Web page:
At less than a quarter-pound in weight each, three new AAA battery microphones with direct capture to microSDHC cards for DSLR, XLR-handheld and lavalier systems from TASCAM.
Announced this last April at NAB, TASCAM turned quite a few heads with the DR-10SG, an on-camera shotgun microphone solution aimed directly at DSLR users. With microSD support from 2 GB to 64 GB (as well as microSDHC from 4 GB to 32 GB), the microphone captures directly to the card, negating the need for an extra digital recorder or field mixer, and even an extra sound person to mic. In that same tradition, TASCAM has also just announced a new internal-capture mic in a lavalier form based on the previously available DR-10X plug-on linear PCM recorder.
The new DR-10L lavalier kit is almost exactly the same in menu and offerings as the slightly larger DR-10X XLR base unit for self-powered handheld mics, even down to the form factor of the body’s lower half, which houses a 3.5mm headphone/line-out jack, 4pin Micro-B USB-out, microSD slot, volume control buttons and power switch. (As on-talent lav system, the DR-10L includes a body clip while the DR-10X does not.) The 3.5mm (1/8”) jack is doubly useful for dual audio capture, as it will pipe right to a camera or digital recorder, but it can also be used as a headphone for monitoring during capture or playback review. (I’m assuming it’s equipped in the DR-10X for podcasts and self-recording needs, as well.)
Adding very little weight to a kit, they’re impossibly small at 51g/56.3g sans battery, respectively. Regarding battery, at an estimated 8 hours of operation with standard NiMH AAA, average capture can be extended up to 15.5 hours with lithium AAA models (like the Energizer ULTIMATE, commonly available in supermarkets). Both models are also designed to be exceedingly simple to set up and use with plug-and-play operation. Even without the menu or buttons, one-touch recording/stop is available simply by sliding the power switch directly to the Rec setting to the right. (A hold button will restrict and the one-second hold time is designed to prevent accidental on/off.)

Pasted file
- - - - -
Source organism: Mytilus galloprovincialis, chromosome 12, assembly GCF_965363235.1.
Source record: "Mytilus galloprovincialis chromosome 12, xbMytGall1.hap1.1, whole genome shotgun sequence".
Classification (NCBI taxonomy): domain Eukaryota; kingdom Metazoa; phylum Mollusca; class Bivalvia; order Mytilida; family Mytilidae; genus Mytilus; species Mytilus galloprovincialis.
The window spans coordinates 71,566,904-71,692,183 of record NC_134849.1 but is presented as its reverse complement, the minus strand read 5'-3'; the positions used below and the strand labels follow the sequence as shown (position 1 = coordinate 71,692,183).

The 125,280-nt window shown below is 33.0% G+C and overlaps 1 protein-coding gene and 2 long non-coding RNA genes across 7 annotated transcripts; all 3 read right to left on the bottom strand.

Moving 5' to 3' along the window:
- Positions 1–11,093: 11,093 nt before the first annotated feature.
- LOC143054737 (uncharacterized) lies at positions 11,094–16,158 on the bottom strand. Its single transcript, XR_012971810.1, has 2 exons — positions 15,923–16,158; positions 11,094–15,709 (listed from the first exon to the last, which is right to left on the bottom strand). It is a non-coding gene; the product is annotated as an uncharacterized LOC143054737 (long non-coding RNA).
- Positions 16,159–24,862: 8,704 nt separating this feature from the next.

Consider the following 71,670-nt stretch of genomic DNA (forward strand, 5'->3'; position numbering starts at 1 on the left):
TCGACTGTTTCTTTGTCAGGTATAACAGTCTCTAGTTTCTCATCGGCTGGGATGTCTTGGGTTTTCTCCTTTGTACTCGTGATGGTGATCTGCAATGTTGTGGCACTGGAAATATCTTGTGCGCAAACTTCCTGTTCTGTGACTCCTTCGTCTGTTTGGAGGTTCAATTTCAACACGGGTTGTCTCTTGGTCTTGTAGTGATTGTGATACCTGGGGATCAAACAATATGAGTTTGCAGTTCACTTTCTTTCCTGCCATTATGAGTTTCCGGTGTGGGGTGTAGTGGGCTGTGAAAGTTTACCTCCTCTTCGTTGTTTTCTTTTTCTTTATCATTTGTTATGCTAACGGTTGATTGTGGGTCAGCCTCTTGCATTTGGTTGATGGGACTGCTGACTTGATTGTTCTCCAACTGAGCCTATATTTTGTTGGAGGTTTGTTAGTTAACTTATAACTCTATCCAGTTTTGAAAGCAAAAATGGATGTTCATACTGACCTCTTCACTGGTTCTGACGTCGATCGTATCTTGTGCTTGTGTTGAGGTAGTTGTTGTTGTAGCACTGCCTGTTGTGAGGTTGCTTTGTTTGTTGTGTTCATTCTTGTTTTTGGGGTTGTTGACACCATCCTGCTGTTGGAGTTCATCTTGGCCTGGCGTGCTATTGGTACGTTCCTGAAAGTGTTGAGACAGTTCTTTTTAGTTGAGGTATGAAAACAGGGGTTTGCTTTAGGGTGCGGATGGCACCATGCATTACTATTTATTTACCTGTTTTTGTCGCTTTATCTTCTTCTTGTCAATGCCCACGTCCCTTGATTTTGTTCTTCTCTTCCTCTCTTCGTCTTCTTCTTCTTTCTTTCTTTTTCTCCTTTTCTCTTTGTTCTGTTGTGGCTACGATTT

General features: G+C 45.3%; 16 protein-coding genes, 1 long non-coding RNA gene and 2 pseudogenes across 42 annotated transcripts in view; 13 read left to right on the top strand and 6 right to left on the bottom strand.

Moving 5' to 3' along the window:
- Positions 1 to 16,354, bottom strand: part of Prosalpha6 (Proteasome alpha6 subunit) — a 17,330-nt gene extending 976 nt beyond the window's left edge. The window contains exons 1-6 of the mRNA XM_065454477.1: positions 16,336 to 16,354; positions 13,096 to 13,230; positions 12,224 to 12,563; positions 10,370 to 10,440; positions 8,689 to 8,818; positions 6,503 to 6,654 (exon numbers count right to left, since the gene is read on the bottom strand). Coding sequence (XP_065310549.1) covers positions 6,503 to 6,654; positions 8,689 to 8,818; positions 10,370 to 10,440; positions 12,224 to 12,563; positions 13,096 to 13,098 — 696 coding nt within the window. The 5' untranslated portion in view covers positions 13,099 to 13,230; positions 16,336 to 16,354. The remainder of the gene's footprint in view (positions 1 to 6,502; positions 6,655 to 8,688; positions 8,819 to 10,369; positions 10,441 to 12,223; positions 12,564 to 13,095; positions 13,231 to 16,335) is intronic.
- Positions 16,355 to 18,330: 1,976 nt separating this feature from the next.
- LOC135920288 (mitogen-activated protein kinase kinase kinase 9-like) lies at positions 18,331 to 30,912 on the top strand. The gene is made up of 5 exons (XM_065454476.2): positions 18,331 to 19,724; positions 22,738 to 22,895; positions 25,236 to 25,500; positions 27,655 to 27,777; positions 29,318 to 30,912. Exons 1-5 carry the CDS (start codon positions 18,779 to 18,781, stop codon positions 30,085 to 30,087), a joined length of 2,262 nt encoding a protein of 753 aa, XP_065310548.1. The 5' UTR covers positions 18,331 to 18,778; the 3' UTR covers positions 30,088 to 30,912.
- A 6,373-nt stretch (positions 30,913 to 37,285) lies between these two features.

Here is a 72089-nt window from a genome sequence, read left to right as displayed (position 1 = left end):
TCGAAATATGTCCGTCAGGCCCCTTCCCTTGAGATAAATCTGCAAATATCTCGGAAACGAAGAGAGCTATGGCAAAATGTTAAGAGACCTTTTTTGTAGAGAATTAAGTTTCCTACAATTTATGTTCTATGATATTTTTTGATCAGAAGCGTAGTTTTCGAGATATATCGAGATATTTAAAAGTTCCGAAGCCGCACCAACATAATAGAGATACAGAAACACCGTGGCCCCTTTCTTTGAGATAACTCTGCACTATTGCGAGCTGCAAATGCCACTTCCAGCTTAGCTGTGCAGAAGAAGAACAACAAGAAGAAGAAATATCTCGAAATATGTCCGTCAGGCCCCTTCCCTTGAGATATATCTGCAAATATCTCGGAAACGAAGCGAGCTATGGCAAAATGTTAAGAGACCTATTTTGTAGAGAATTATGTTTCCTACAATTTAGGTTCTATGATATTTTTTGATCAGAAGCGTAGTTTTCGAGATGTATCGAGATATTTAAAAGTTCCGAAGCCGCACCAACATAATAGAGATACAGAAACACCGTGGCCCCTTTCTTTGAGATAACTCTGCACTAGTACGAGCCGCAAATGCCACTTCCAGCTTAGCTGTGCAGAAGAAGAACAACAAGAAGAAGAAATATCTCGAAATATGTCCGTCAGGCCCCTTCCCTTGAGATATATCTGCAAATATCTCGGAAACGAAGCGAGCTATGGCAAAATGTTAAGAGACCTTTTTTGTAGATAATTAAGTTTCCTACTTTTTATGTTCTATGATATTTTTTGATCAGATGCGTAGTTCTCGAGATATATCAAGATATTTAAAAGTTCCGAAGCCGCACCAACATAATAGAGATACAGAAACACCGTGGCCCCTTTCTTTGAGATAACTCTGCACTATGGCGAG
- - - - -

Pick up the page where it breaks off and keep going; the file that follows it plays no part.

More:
The two models have an important difference in the head. The PCM recorder in the DR-10X has an XLR adapter rather than the lavalier jack found in the DR-10L. It does have a clamp attachment for condenser handheld mics with XLR connection, but it’s only a capture device, so it’s not supplying phantom power. Therefore, it’s only compatible with mics that already have battery operation themselves. That’s not too limiting at all, as many companies like Sony, RØDE, Sennheiser and others offer compatible models. B&H already sells several ready-to-go kit purchases that couple the DR-10X recorder with compatible handheld interview microphones like the Senal SEENG18RL and Electro-Voice RE50B models.
The offerings on these little guys are hardly entry level, either. A few of the many features achievable through an exceedingly easy to step through menu include slate-tone generation for auto audio-sync in post and an awesome feature called Dual Recording, which will capture a simultaneous lower-level safety track that can be used in post to avoid clipping. You have your choice of 24-bit or 16-bit capture, with both a 44.1/48 kHz sample rate. An 8 GB 24-bit/48 kHz mono WAV file will offer 16:32 minutes during normal capture and half that with DUAL REC running. So at a maximum support of 32 GB, that’s more than an hour of capture per card of highest quality. With 24-bit/48 kHz meeting most industry standards for broadcast, the extra 8 bits translates to roughly an additional dynamic range of about +20 dB in most mics. The peak reach is 115 dB in the DR-10L/X, certainly high enough for interview situations, even up to man-in-the-street.